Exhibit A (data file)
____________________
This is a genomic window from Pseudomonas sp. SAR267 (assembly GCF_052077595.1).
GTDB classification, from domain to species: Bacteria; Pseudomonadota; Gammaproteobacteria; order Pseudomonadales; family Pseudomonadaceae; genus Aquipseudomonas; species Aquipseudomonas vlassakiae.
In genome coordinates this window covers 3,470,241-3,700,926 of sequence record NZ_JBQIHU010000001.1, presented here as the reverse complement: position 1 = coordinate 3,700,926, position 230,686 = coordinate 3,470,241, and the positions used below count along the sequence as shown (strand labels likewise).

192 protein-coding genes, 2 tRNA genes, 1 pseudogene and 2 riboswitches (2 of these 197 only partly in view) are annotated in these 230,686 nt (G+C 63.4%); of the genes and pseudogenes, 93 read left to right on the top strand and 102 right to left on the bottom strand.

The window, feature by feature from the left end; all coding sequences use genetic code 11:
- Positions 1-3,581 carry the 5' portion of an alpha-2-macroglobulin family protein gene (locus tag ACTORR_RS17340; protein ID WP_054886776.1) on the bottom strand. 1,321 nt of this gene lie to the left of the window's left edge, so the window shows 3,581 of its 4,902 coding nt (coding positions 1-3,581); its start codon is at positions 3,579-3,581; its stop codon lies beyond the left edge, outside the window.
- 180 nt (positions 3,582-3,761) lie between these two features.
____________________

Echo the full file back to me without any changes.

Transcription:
This is a genomic window from Pseudomonas sp. SAR267 (assembly GCF_052077595.1).
GTDB classification, from domain to species: Bacteria; Pseudomonadota; Gammaproteobacteria; order Pseudomonadales; family Pseudomonadaceae; genus Aquipseudomonas; species Aquipseudomonas vlassakiae.
In genome coordinates this window covers 3,470,241-3,700,926 of sequence record NZ_JBQIHU010000001.1, presented here as the reverse complement: position 1 = coordinate 3,700,926, position 230,686 = coordinate 3,470,241, and the positions used below count along the sequence as shown (strand labels likewise).

192 protein-coding genes, 2 tRNA genes, 1 pseudogene and 2 riboswitches (2 of these 197 only partly in view) are annotated in these 230,686 nt (G+C 63.4%); of the genes and pseudogenes, 93 read left to right on the top strand and 102 right to left on the bottom strand.

The window, feature by feature from the left end; all coding sequences use genetic code 11:
- Positions 1-3,581 carry the 5' portion of an alpha-2-macroglobulin family protein gene (locus tag ACTORR_RS17340; protein ID WP_054886776.1) on the bottom strand. 1,321 nt of this gene lie to the left of the window's left edge, so the window shows 3,581 of its 4,902 coding nt (coding positions 1-3,581); its start codon is at positions 3,579-3,581; its stop codon lies beyond the left edge, outside the window.
- 180 nt (positions 3,582-3,761) lie between these two features.